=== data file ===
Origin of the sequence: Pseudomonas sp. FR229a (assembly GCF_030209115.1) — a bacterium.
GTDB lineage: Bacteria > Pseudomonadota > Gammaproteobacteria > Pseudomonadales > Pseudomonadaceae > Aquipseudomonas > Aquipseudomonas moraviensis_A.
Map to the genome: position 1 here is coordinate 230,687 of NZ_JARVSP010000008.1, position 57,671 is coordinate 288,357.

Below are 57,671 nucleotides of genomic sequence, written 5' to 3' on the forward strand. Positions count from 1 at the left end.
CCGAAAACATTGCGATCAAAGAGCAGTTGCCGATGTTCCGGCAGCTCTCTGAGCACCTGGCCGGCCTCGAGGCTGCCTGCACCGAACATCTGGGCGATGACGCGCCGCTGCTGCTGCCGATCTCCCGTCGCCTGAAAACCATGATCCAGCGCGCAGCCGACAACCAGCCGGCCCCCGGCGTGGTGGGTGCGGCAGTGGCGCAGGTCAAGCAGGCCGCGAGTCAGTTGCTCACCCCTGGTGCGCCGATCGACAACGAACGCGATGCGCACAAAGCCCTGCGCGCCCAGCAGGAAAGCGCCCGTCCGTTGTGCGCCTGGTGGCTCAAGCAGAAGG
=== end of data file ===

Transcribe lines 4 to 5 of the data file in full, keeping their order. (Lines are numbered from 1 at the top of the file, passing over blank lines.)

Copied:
Below are 57,671 nucleotides of genomic sequence, written 5' to 3' on the forward strand. Positions count from 1 at the left end.
CCGAAAACATTGCGATCAAAGAGCAGTTGCCGATGTTCCGGCAGCTCTCTGAGCACCTGGCCGGCCTCGAGGCTGCCTGCACCGAACATCTGGGCGATGACGCGCCGCTGCTGCTGCCGATCTCCCGTCGCCTGAAAACCATGATCCAGCGCGCAGCCGACAACCAGCCGGCCCCCGGCGTGGTGGGTGCGGCAGTGGCGCAGGTCAAGCAGGCCGCGAGTCAGTTGCTCACCCCTGGTGCGCCGATCGACAACGAACGCGATGCGCACAAAGCCCTGCGCGCCCAGCAGGAAAGCGCCCGTCCGTTGTGCGCCTGGTGGCTCAAGCAGAAGG